Computing the Lexicon Morphological-Phonological Interface for Irish Sign Language Sign Realisation
The first modern linguistic analysis of a signed language was published in 1960 by William C. Stokoe, Jr., a professor of English at Gallaudet University, Washington DC, the only college for the deaf in the world. Nearly sixty years on, research in the area of sign language linguistics has established that signed languages are fully developed natural languages with their own syntax, morphology and phonology. The morphology and phonology of signed languages is concerned among with manual and non-manual features. These include handshapes, head, torso, eyebrow, eye, cheek, mouth, nose, chin and tongue movement and also movement of the shoulders. On application of various phonological rules these are used to represent the morphemes, phonemes, phonomorphememes and lexemes of Sign Language. This paper is concerned with determining the computational lexicon morphological-phonological interface of Irish Sign Language Sign (ISL) for sign realisation. We provide an outline of our proposed computational phonological parameters for ISL. These parameters are determined with a view to developing a lexicon architecture that is capable of representing the linguistic phenomena consistent with Sign Language and in particular to this research, ISL.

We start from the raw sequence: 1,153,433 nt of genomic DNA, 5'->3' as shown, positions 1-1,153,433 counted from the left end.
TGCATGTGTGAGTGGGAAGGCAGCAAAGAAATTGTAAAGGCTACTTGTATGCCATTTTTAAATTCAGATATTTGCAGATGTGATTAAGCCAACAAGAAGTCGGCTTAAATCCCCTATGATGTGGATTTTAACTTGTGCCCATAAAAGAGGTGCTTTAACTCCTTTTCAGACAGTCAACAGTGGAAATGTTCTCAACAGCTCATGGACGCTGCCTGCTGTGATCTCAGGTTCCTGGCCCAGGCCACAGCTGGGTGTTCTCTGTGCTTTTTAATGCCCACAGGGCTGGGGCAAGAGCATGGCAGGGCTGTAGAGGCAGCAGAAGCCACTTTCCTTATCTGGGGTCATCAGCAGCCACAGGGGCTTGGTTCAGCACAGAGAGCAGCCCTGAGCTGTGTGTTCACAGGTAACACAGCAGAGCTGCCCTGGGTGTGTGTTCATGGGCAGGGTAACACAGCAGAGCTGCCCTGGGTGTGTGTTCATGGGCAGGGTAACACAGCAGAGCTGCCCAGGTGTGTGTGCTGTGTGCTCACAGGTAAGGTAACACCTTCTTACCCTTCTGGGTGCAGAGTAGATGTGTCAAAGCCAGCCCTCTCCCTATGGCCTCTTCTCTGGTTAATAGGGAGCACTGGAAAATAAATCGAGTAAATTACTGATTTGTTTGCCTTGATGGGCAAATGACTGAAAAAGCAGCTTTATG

"Computing the Lexicon Morphological-Phonological Interface for Irish Sign Language Sign Realisation,"
The ITB Journal:
1, Article 2.
Available at: https://arrow.tudublin.ie/itbj/vol16/iss1/2